Source: Cult of Mac
The iPad has been a resounding success for Apple selling about 200 million units since its 2010 launch.
Morgan Stanley published a 2012 report with survey data that indicated that 25% of prospective Windows tablet buyers saw support for Microsoft Office as a key feature. It is reasonable to assume that a similar portion of iPad users might share that view and subscribe to Office for the iPad if it were available.
Computerworld reported yesterday that Microsoft's introduction of a "personal" Office subscription for $70 annually was an obvious preface to offering an Office Suite for the iPad.
If one quarter of iPad users subscribed to an Office Suite designed for the iPad, Microsoft would realize 50 million new subscribers and at $70 a subscription add $3.5 billion to revenues within a short time of the launch. With iPads selling at a rate of about 80 million a year, ongoing revenues from Office for the iPad at a 25% take up rate would add $1.4 billion to Microsoft's annual revenues.
That revenue falls right to the bottom line of Microsoft impeded only by income taxes.
More importantly, the move defines a key element of Microsoft's strategy under Satya Nadella. Microsoft is a software company first and foremost. Devices are fine and may one day be a big business for Microsoft, but they have to stand on their own feet in the competitive world and not rely on exclusive Microsoft software suites to attract buyers.
The launch of a touch optimized Office Suite for the iPad might presage a similar move for both Windows and Android tablets, leveling the playing field across platforms as far as Office support goes. That would open up a potential market of 269 million tablets IDC estimates will be sold in 2014, not to mention the installed base of several hundred million units already in use. The impact of such a move on Microsoft would be much greater.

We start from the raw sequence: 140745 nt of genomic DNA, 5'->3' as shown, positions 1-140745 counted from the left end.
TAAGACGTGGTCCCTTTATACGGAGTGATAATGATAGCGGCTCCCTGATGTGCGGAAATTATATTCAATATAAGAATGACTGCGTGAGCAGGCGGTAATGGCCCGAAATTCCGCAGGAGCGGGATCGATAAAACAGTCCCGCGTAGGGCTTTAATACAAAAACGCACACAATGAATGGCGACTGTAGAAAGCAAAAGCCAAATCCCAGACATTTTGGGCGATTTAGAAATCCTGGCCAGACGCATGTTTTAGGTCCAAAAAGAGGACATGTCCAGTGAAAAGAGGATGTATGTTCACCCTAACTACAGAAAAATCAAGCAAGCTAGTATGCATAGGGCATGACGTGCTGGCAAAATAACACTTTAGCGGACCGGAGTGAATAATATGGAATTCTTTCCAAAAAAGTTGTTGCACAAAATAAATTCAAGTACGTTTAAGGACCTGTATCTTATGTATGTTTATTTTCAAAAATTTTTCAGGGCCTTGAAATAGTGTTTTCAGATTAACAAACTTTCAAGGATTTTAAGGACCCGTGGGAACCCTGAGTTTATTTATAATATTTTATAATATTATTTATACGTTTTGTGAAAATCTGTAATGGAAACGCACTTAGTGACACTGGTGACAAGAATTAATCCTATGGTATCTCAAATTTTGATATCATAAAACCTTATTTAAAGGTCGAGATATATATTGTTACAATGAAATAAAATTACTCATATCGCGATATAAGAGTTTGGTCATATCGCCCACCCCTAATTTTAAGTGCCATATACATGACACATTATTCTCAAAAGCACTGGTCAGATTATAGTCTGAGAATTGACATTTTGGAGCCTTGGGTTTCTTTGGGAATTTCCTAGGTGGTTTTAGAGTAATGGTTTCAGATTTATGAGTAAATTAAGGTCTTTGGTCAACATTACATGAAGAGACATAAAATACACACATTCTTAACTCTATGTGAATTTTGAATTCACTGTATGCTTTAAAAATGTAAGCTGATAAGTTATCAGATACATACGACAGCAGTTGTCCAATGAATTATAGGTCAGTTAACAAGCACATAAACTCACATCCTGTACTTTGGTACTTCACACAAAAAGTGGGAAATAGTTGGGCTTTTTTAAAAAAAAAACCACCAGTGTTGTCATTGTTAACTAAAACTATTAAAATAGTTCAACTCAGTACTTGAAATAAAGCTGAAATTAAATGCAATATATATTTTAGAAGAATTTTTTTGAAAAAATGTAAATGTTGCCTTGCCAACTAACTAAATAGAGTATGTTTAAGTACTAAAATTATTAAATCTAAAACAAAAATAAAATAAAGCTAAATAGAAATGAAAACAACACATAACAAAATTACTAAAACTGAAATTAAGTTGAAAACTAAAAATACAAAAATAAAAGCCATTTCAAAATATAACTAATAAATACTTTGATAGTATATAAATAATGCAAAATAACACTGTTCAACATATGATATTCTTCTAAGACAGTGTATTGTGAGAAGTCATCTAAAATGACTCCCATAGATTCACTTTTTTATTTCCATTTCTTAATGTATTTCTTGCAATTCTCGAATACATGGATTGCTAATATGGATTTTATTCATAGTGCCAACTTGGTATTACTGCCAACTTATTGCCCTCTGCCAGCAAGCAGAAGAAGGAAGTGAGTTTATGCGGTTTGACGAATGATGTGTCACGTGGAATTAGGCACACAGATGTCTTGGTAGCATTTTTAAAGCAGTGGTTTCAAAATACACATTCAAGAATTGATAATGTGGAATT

I think this move not only makes sense but provides a clue to the new Microsoft emerging under Nadella's leadership, free of sacred cows and eager to make its software available to all users on all platforms. That would be a refreshing step forward and may make investors warm up to the stock as seemed to be the case today when the market price of MSFT ran up 4% on the expectation Nadella will announce the Office for iPad suite on March 27, 2014.
Microsoft's soon to be acquired Nokia handset business launched a smash hit with Nokia X, a smartphone with a Windows-like user interface running Android OS. The device was launched in China a few days ago and reportedly has reached 4 million pre-orders already. If these latest moves reflect the new leadership in Microsoft, it will become an exciting stock to own and a serious competitor in mobile.
I am long the name.
Disclosure: I am long MSFT. I wrote this article myself, and it expresses my own opinions. I am not receiving compensation for it (other than from Seeking Alpha). I have no business relationship with any company whose stock is mentioned in this article.